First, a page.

David Brooks' column in yesterday's New York Times describes the thinking of Phillip Blond, a Brit who is advancing a Tory philosophy of individual freedom by attacking the centralization of Tory business and modern government. Blond's goal is to restore individual self-determination, both in community affairs and in the economy.
Reviving the authority of individuals over daily choices is also my interest (see Life Without Lawyers: Restoring Responsibility in America), except that my emphasis is on overbearing law, not corporate monopolies and distant officials. My elevator speech might be something like this:
Modern law has severed people from their best judgment. Teachers answer to bureaucracy, not their sense of what's right in a particular situation. Doctors go through the day with a little lawyer on their shoulders, whispering defensiveness in ordinary patient encounters. Community leaders are stymied by dictates from some legislative mandate long since obsolete. Government officials are paralyzed by the accretion of law, each word of which is zealously guarded by some special interest.
Both of us can be right, of course--Blond's concern is with centralized power, and overbearing law is the ultimate centralized monopoly. What Blond doesn't seem to focus on is how law also handcuffs the centralized authorities he decries. Even the President is powerless in the face of law. Recently it came out that $5 billion of stimulus funding for weatherproofing 590,000 homes hadn't been spent--because of a law passed in 1931 (signed by President Hoover) that requires the federal government to fix the wages of weather-proofers in each of 3,000 localities. Obsolete laws prevented the President from hiring thousands of people last year.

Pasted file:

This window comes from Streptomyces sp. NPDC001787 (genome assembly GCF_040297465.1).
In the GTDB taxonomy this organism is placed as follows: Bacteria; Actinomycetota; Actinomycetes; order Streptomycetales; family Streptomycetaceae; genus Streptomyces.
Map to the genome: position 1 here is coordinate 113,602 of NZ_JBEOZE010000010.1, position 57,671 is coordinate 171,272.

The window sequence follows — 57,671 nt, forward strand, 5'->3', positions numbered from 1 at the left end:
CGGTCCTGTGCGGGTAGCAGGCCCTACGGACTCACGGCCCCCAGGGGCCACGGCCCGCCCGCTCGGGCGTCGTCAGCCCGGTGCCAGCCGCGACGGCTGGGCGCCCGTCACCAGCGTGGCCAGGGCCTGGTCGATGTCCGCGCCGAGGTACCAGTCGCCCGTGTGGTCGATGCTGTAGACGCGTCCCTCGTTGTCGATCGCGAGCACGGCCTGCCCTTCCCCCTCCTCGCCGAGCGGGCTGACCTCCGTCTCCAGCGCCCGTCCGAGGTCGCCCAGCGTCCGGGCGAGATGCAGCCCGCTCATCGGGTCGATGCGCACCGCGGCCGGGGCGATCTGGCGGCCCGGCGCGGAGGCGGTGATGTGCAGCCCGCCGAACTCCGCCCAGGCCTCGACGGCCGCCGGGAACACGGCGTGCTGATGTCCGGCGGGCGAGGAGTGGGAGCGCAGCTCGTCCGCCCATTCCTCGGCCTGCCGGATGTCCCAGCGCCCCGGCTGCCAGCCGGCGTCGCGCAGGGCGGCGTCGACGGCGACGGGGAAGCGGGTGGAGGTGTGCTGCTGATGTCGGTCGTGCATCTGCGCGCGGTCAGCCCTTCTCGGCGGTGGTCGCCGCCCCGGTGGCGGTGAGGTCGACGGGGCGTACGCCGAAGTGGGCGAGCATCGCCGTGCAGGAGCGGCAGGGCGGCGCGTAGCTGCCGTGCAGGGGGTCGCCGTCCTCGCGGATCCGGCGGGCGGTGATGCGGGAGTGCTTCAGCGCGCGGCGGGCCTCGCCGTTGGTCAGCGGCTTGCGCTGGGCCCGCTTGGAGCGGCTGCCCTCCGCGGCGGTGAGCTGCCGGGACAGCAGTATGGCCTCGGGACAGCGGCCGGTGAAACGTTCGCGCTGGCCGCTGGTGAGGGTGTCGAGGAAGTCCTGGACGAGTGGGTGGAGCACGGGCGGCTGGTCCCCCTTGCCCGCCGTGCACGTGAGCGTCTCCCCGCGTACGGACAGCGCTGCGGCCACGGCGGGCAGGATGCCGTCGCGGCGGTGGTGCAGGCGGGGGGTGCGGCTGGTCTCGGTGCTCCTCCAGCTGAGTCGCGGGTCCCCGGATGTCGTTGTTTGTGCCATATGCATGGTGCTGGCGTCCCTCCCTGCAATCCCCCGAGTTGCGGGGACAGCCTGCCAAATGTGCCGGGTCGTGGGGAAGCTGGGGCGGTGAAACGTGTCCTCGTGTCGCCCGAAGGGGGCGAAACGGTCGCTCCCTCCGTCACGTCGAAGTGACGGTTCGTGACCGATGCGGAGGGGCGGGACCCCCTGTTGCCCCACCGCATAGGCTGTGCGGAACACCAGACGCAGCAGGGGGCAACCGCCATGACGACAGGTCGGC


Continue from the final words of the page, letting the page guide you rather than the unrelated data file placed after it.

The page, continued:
Blond's solutions, sketched in an article in Prospect, are basically economic--let the British post office become a lending bank to small business, decentralize procurement so that government can buy local goods and services. Blond touches on the paradox of individual rights leading to "atomized individualism" but without any structural solution I could find.
Blond's ideas are powerful. But economic reforms cannot alone restore local initiative. Dense regulation is an impassable barrier for many small businesses. Social services are centralized because they're so heavily regulated. America's sue-for-anything legal philosophy subjects any aspiring entrepreneur to bankruptcy for something as trivial as a firing disagreement.
Reviving personal initiative is impossible without basic legal overhaul. Restoring the freedom to use judgment requires a shift away from individual rights--which causes people to act defensively--towards legal norms that protect broader freedoms and the common good. In government, this shift involves a radical simplification and decentralization, with the goal of empowering individuals to take responsibility.
There is reason to believe the public is hungry for these changes, as David Brooks suggests in his column. A speech I gave recently at the TED2010 conference on the need for a shift in legal philosophy was met with surprising enthusiasm. (You can watch it here.)
But neither political party in the US has even a glimmer of interest in this issue. What's needed here is a movement. As a first step, some of my new friends from the TED conference are working with Common Good to host a forum on paralysis in government. The goal is to change the debate from finger-pointing to the need for basic overhaul. People who believe the system is broken have to band together and force change upon a political system that seems content to preside over a status quo of slow suffocation.
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